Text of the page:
Minister Declares UK Ready For Lift-Off But Rules Out Moonshoot
(Karl Black / Alamy Stock Photo)
The space minister Andrew Griffith has ruled out sending British astronaut Tim Peake to the moon with the upcoming Artemis III mission.
Despite the American space agency NASA telling the science secretary Michelle Donelan it was “incredibly possible” a British person could appear on the mission – originally scheduled for 2025 but has since delayed by a year to 2026 – and Donelan herself claiming it was “only a matter of time until we get a British person on the Moon”, Griffith dampened the idea in an interview with The House.
He said: “We’re not sending Tim Peake to the moon, we’re sending him back to the International Space Station (ISS).
“I hope that doesn’t come as bad news to Tim but I think that’s a mistake. I think that’s a misunderstanding or misspeak.”
Peake, the first British astronaut to go into the ISS and do a space walk, has already said he hopes to walk on the moon.
All 12 people who have ever walked on the moon’s surface, on missions by NASA’s Apollo space programme, have been American.
NASA officials visited London last July to discuss an “international partner” joining the Artemis III mission, which will also see a woman and person of colour visit the moon for the first time.
But Griffith said: “I don’t think we’re planning on putting a Brit on the moon in 2025 (when Artemis III was originally scheduled).”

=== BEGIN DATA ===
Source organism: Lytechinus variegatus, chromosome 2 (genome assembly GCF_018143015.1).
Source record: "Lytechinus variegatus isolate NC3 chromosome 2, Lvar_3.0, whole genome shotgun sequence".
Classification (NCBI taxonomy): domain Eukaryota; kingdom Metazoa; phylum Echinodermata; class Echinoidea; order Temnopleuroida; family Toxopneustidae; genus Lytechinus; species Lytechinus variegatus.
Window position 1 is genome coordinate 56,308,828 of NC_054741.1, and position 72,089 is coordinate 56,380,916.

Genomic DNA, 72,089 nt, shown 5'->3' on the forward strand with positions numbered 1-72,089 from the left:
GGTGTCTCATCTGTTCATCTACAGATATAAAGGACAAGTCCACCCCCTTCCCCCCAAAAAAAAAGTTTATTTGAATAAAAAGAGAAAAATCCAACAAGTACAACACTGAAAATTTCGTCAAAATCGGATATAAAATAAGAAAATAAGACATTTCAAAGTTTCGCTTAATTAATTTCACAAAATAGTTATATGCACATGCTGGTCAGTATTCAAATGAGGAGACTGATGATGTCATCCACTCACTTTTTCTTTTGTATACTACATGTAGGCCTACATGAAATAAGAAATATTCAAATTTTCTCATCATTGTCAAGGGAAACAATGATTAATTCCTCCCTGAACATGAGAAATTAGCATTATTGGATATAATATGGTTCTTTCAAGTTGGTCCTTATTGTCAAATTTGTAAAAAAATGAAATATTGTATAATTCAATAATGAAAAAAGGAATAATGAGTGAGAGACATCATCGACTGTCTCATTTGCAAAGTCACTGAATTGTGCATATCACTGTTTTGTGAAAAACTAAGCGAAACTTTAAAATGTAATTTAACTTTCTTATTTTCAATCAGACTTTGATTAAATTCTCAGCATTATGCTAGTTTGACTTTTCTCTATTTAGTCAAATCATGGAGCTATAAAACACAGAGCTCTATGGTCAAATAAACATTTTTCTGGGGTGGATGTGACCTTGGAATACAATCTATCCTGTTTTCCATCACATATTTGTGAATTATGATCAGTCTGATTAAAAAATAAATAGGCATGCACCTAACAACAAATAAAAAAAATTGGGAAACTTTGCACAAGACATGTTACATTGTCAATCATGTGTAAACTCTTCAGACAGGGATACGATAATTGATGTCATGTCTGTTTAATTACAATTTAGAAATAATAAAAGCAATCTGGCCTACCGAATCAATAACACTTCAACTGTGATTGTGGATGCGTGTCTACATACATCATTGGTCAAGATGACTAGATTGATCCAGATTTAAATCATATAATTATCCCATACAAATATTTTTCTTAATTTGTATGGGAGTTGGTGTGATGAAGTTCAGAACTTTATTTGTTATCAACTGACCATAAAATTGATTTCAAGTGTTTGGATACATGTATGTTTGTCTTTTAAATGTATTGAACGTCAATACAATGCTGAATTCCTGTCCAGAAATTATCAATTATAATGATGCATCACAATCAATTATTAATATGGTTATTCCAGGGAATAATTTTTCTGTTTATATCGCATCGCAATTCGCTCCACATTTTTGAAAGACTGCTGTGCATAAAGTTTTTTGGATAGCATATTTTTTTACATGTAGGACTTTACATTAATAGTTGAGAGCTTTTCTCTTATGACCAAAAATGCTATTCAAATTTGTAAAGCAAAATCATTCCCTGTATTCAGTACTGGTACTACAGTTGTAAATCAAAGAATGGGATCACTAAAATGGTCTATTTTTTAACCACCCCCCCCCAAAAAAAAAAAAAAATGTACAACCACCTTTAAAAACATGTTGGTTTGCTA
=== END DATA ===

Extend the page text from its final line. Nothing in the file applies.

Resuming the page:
Plans are instead still being developed for either a British-led or all-British space mission through a deal between the UK Space Agency and US company Axiom Space.
The future flight would see them spend up to two weeks in orbit to carry out scientific experiments and participate in educational activities through a commercially sponsored trip, supported by the European Space Agency (ESA).
As space minister, Griffith is focused on growing investment into the UK’s space market and has broadened the venture capital framework for space, which was set out in the government’s National Space Strategy in Action document, to cover all private investment.
“How do we crowd in private capital alongside the substantial public capital we’re putting in? I think the classic things will be raising awareness. It’s a category that people need to understand,” he told The House.
“I think having things like a space strategy, which the UK didn’t have until recently, gives people a long-term roadmap so they understand what we’re doing as a government.”
One in £8 of private investment in space is already being spent in the UK and, after the United States, it is the second highest destination for private investment: “That is pretty good,” Griffith, the former city minister, added.
“I would say UK PLC is open for launch and we look forward to hearing customers’ plans in 2024”.
Further details of the private investment strategy are expected to be revealed when the revised Space Sector plan is published later this year.
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